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September 08, 1978 - Image 75

Resource type:
Text
Publication:
The Michigan Daily, 1978-09-08

Disclaimer: Computer generated plain text may have errors. Read more about this.

Greene challenges canvassers

The Michigan Daily-Friday, September 8, 1978-Page 5A

By MICHAEL ARKUSH
CityCouncilman Earl Greene (D-
Second Ward), vying for the 2nd
District U.S. Congressional seat, has
filed suit against the State Board of
Canvassers for refusing to place his
name on the November ballot.
SThe Michigan Court of Appeals is ex-
°ected'to review the case next week.
- THE FOUR-MEMBER state agency
voted last week to deny Greene a spot
because he failed to receive 15 per cent
of the greatest number of votes cast by
his party for any office in the statewide
August 8 primary.
The board's' decision overruled At-
torney General Frank Kelley's opinion.
which stated the candidate receiving
the most write-in ballots in an uncon-
tested primary automatically qualifies
for the November slate.
Greene received an overwhelming

majority of write-in votes but fell short
of the 15 per cent requirement.
"WE HAVE NOTHING against Mr.
Greene. It is just that we realize the in-
tent of the law is not for a write-in can-
didate to be on the ballot unless he
fulfills the law," said Nancy Chase,
chairperson of the State Board of Can-
vassers.
Kelley's opinion became necessary
when conflicting sections of the state's
Elections Code caused confusion over
what requirements candidates who
were not on the primary ballot must
meet to become eligible for the Novem-
ber slate.
One section of the code states a per-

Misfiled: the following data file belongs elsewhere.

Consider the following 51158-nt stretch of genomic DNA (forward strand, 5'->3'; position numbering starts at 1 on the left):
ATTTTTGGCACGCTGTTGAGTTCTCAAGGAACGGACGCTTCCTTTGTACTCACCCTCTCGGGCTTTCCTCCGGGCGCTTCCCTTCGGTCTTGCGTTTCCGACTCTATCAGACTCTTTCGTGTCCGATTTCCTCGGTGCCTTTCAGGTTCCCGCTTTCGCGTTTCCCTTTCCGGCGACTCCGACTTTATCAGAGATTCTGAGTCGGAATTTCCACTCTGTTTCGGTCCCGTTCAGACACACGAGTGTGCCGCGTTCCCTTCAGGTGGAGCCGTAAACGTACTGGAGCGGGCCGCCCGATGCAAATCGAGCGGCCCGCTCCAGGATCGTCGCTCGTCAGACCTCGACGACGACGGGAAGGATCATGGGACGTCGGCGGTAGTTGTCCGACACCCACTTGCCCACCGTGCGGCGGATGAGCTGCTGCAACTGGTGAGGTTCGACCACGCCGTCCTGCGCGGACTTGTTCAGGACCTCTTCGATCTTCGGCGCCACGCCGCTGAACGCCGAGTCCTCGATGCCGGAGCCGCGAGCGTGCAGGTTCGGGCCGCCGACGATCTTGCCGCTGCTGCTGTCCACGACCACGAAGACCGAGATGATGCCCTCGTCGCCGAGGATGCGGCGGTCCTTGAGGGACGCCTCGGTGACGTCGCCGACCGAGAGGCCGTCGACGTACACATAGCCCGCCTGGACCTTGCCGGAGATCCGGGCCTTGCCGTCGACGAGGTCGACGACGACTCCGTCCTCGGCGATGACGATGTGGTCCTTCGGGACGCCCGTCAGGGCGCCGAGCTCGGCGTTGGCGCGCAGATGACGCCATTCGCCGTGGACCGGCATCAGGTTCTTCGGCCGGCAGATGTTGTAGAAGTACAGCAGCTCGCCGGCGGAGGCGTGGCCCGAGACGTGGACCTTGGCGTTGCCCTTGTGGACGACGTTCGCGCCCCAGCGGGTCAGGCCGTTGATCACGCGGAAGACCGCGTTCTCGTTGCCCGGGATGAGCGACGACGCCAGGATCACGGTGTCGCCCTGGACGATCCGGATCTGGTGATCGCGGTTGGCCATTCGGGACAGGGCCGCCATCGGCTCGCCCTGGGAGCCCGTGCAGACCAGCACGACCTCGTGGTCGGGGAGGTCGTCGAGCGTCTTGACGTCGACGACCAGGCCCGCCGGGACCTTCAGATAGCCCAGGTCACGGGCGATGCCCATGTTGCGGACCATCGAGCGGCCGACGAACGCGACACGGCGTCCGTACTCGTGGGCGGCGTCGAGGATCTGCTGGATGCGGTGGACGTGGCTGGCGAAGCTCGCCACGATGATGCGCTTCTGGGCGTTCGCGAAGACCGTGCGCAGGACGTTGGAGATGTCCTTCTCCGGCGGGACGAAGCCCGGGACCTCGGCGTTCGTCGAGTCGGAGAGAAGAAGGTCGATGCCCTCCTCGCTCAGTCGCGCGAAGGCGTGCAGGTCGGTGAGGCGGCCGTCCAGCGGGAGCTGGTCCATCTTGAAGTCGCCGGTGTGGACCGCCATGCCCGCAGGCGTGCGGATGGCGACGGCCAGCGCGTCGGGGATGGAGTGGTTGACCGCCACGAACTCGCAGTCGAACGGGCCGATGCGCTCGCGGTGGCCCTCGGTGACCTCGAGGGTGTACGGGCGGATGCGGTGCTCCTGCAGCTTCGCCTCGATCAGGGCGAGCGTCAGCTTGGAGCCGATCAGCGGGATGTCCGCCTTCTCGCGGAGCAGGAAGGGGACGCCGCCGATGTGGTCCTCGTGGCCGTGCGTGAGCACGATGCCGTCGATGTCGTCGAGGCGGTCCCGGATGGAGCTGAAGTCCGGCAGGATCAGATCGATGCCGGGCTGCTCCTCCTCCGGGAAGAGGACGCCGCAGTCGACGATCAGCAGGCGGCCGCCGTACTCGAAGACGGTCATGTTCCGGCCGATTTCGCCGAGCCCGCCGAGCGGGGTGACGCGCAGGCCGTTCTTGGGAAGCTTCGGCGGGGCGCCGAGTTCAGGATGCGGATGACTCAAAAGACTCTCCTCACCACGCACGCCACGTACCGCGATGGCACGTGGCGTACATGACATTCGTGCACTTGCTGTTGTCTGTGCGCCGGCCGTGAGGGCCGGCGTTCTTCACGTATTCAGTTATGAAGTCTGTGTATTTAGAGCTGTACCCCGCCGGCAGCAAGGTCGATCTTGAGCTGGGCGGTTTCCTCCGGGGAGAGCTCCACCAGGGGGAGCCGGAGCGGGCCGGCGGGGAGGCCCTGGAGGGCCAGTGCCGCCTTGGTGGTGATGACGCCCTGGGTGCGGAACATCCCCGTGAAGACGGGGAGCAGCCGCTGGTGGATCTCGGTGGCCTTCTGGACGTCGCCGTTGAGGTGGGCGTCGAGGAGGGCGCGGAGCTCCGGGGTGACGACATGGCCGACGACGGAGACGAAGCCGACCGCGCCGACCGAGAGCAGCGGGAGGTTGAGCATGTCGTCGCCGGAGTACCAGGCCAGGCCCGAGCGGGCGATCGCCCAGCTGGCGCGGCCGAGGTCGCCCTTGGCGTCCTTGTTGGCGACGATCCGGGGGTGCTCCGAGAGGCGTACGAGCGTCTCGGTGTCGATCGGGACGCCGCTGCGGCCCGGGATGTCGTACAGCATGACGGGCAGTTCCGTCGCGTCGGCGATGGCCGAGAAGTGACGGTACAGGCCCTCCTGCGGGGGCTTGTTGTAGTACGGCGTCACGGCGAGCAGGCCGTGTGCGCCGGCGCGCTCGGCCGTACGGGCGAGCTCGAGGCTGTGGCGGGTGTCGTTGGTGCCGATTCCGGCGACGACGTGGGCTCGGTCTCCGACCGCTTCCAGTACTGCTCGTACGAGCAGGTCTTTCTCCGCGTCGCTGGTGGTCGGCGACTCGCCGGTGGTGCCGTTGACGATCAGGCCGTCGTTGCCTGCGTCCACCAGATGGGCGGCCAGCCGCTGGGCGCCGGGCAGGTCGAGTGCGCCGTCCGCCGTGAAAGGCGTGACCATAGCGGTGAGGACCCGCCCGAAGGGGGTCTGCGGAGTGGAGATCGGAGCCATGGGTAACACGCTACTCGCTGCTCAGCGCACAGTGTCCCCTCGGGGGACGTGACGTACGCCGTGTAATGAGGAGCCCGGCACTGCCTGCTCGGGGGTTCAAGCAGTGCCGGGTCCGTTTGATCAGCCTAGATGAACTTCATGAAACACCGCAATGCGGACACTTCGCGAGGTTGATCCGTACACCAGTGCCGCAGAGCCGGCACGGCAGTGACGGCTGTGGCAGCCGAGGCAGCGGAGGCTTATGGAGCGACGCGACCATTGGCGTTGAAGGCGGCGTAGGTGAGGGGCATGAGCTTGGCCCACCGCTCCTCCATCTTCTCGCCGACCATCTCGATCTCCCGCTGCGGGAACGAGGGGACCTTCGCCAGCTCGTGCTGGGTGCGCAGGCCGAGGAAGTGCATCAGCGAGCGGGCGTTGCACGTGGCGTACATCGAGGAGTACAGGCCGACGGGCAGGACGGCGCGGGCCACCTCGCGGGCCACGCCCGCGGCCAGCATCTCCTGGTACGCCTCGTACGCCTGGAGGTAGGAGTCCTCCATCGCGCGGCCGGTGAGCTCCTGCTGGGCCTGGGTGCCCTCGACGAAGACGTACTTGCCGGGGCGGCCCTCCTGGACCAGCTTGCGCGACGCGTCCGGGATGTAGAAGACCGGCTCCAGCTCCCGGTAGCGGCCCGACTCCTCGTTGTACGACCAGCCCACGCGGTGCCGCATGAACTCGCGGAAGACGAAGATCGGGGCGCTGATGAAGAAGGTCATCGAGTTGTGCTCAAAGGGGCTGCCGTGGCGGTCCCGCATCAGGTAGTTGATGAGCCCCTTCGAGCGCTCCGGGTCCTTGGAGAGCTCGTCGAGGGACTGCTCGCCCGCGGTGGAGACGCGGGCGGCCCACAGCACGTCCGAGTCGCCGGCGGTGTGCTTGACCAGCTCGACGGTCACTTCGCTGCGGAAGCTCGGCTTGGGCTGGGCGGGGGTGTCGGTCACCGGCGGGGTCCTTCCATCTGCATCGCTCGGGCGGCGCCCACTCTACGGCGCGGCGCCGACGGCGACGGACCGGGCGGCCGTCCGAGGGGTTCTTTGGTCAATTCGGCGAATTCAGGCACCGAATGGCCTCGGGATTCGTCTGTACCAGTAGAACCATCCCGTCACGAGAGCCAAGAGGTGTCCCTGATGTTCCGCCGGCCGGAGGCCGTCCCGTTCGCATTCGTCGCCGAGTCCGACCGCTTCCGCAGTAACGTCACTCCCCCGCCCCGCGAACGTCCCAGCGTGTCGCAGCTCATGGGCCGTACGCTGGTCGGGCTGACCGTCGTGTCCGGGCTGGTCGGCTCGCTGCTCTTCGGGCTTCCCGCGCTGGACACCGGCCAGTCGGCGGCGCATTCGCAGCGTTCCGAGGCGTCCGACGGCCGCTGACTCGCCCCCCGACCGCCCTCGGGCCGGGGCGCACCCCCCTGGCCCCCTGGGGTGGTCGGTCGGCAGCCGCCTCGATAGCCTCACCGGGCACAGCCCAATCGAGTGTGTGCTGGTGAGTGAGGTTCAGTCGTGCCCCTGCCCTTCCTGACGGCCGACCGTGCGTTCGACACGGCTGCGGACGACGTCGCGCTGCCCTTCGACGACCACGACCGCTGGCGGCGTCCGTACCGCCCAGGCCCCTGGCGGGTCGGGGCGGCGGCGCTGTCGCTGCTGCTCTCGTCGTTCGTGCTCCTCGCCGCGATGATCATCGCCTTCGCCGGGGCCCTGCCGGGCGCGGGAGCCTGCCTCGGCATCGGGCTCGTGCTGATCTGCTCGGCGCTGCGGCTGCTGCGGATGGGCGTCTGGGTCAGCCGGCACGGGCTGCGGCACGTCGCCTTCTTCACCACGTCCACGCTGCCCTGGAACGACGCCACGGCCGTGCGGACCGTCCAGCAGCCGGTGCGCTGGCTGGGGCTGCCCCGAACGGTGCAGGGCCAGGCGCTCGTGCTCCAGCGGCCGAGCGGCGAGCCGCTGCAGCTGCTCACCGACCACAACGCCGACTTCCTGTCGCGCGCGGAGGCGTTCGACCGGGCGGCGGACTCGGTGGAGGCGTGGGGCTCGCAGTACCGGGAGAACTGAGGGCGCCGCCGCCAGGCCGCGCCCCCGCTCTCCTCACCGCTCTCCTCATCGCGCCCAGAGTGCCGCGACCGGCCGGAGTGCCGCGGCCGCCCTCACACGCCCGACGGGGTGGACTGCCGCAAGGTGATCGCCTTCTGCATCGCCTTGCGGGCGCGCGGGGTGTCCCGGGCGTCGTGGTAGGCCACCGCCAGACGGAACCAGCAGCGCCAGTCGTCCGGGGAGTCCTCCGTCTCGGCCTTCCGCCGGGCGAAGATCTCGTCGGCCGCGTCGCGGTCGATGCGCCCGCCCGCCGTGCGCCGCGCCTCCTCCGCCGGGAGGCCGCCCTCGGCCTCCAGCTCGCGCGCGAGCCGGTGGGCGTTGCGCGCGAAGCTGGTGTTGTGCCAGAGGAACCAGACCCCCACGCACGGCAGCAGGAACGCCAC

son needs to meet the 15 per cent
requirement. A contradictory portion,
however, indicates the candidate must
only receive a majority of write-in
ballots.

Medical experts find no
conspiracy in JFK death

STANLEY STEINBORN, Kelley's
chief assistant, explained the depar-
tment selected the latter portion
because "We felt we could be as lenient
as possible to ease the access to the
ballot."
Greene, the only official candidate to
oppose Republican Rep. Carl Pursell,
was declared ineligible for the primary
ballot when the canvassers ruled his
petitions contained illegible signatures.
The state board argued that many
people failed to check a place of
residency next to their names.
GREENE'S CAMPAIGN staff sent
letters to local Democrats urging them
to write his name on the ballot after it
became clear the name would not ap-
pear.
Greene claims the attorney general's
opinion is valid and the 15 per cent
requirement is inapplicable in U.S.
Congresional races. He also argues that
state agencies are required to abide by
the attorney general's opinions.
Mike Hodge, one of Kelley's assistan-
ts, said, however, that this particular
opinion was only a letter opinion and
not a formal one, thereby not forcing
state agencies to follow it.
THE ATTORNEY General's Office,
as the chief law enforcement agency in
the state, must now face the ironic task
of defending the State Board okf Can-
vassers, who overturned the depar-
tment's contention.
But Hodge insists the department will
only offer legal adivice to the can-
vassers and is more concerned' with